The Use of Optimal Control Theory as a Benchmarking Tool in Production-Inventory Systems

The Use of Optimal Control Theory as a Benchmarking Tool in Production-Inventory Systems

Paulo Nocera Alves Jr. (University of São Paulo (USP), Brazil) and Elmer Pablo Tito Cari (University of São Paulo (USP), Brazil)
DOI: 10.4018/978-1-5225-2944-6.ch014
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Abstract

This chapter addresses some issues related to some Optimal Control Theory (OCT) problems (for example, impossible analytical solution because of an unsolvable integral, or punctual parameters that were unrealistic). It is proposed the use of OCT as a benchmarking tool to analyze inventory control systems to enhance parameters. In addition, the application of methods and heuristics in solving these problems is also described. These methods are discussed and applied in calculating the production and inventory functions using data of accounting variables of USA and Brazil companies, available in the Economatica software data base. Eventually, the results are compared and some recommendations about the advantages and disadvantages of each method are accomplished.
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Introduction

Motivation

Effective inventory management is critical for a company’s success. In general, a business spends more than a quarter of its budget just in inventory costs, and those that manage their inventory ineffectively can spend considerably more, incurring unnecessary costs, lower profits, and even increased the risk of bankruptcy.

Inventory control models can be used to support decision making, for example, determining the order or production quantities, the inventory level to be held, etc. A diversity of production and inventory control models have been developed by other researchers, using several different techniques, as shown in Bag, Chakraborty, and Roy (2009), Hsieh and Dye (2013), Maddah, Yassine, Salameh, and Chatila (2014), Moori, Marcondes, and Avila (2002), Varyani, Jalilvand-Nejad, and Fattahi (2014), Sana (2010), Segic, Marinovic, and Potokar (2007), Thornhill and Naim (2006), Wee and Widyadana (2013), among others.

Optimal control theory (OCT) has been widely applied in inventory control. For example, Ignaciuk and Bartoszewicz (2012) studied the optimal inventory control of products that can be considered perishable in a periodic review system. Keblis and Feng (2012) studied optimal inventory control in a make-to-assembly system, but with make-to-stock components. Oliva (2005) considered the transportation costs to make the decision on how much to buy to stock. Rosa (2010) proposed a model with dynamic networks using stochastic dynamic programming (used in stochastic optimal control) to obtain an optimal policy for inventory control at places with demand to be satisfied and to get the cost. Many other authors, such as, Ceryan, Duenyas, and Koren (2012), Federgruen and Zheng (1992), Hwang and Koh (1992), Lahmar and Kulkarni (2006), Lototskii and Mandel (1979), Sana (2010), Sethi and Thompson (2006) and Song (2009) have also studied this topics.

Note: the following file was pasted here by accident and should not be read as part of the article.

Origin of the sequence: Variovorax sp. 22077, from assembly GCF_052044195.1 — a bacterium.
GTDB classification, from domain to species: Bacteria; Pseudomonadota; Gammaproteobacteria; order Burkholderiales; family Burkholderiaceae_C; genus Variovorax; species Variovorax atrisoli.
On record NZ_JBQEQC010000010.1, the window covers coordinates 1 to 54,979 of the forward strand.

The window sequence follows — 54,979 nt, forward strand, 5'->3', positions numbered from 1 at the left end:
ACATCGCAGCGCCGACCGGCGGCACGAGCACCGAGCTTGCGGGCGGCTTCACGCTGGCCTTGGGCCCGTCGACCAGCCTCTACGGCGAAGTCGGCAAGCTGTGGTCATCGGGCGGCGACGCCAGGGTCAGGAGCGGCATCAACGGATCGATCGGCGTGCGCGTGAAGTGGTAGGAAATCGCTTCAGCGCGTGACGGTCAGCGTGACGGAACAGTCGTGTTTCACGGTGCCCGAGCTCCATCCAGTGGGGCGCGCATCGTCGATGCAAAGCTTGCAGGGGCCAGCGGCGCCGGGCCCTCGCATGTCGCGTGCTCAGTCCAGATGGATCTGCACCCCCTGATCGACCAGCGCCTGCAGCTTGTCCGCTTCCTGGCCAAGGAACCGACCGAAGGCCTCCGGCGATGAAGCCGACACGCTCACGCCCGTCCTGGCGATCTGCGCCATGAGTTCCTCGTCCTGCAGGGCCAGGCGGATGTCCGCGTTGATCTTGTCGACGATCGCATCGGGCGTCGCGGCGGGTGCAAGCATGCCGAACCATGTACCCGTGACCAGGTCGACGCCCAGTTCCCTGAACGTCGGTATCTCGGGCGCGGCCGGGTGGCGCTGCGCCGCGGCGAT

In addition, in Zhu (2013) is studied a model for joint decision under uncertainty of demand and supply. Nowadays, with the risk of supply interruption, many companies hold a safety stock, affecting the selling price and the price-sensitive demand. A model that combines price and inventory was studied by Zhu (2013) and a concern is shown by the fact that the reliable supply had more significant impact on profit than the demand variability. Thus, companies should not use all raw material inventories because it would increase the quantity and the necessity to resupply, affecting negatively on earnings in case of interruption. Therefore, at least a minimum inventory or safety stock is required.

One way to solve this problem is using Optimal Control Theory (OCT) in an inventory control model taking into account the safety stock to avoit the stockout problem. Some of the common formulation of an optimal control inventory can be seen at Holt, Modigliani, Muth, and Simon (1960) and Sethi and Thompson (1980). Some other models can be found in Sethi and Thompson (2006).

Few OCT problems can be solved analytically or with an analytical solution from Variational Calculus (Chilan& Conway, 2015). Many of them will lead to unsolvable integrals or it will lead to a good solution, but with an unworkable computational time.

Since there are some methodologies issues in solution of OCT and parameter estimation problems, in this chapter is addressed some topics related about them. Moreover, the use of OCT solution is performed in an entire sector as benchmarking tool to enhance punctual parameters that were unrealistic.

Key Terms in this Chapter

CPV: Cost of goods sold.

Exogenous Variable: Is a known variable that it is out of the system and do not depend on the variable of the system.

CEF: Cost of final inventory.

CEI: Cost of initial inventory.

State Variable: Variable that varies with the control and it is optimal when the control variable is optimal.

CPP: Cost of period production (or purchase)

Control Variable: Controllable variable to be optimized.

OCT: Operation research technique that consists of models with an objective function to be optimized, subject to constraints, but optimizing a function based on a control variable (and a state variable that varies with the control).

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